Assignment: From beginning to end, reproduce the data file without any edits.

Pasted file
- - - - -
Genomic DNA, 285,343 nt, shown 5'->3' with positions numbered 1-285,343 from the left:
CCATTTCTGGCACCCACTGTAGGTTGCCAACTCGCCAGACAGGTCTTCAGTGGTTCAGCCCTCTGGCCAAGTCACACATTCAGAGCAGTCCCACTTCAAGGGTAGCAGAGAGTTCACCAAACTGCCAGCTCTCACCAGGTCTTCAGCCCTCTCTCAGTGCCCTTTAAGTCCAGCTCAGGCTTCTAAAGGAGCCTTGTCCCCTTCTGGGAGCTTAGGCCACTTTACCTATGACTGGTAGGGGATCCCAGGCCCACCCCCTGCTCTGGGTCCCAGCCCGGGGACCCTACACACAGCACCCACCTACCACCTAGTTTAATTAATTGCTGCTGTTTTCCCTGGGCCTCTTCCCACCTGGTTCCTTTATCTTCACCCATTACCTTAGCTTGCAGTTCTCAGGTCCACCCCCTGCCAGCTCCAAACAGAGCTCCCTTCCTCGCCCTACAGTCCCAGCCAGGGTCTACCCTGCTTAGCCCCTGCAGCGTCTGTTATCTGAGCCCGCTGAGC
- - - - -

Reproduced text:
Genomic DNA, 285,343 nt, shown 5'->3' with positions numbered 1-285,343 from the left:
CCATTTCTGGCACCCACTGTAGGTTGCCAACTCGCCAGACAGGTCTTCAGTGGTTCAGCCCTCTGGCCAAGTCACACATTCAGAGCAGTCCCACTTCAAGGGTAGCAGAGAGTTCACCAAACTGCCAGCTCTCACCAGGTCTTCAGCCCTCTCTCAGTGCCCTTTAAGTCCAGCTCAGGCTTCTAAAGGAGCCTTGTCCCCTTCTGGGAGCTTAGGCCACTTTACCTATGACTGGTAGGGGATCCCAGGCCCACCCCCTGCTCTGGGTCCCAGCCCGGGGACCCTACACACAGCACCCACCTACCACCTAGTTTAATTAATTGCTGCTGTTTTCCCTGGGCCTCTTCCCACCTGGTTCCTTTATCTTCACCCATTACCTTAGCTTGCAGTTCTCAGGTCCACCCCCTGCCAGCTCCAAACAGAGCTCCCTTCCTCGCCCTACAGTCCCAGCCAGGGTCTACCCTGCTTAGCCCCTGCAGCGTCTGTTATCTGAGCCCGCTGAGC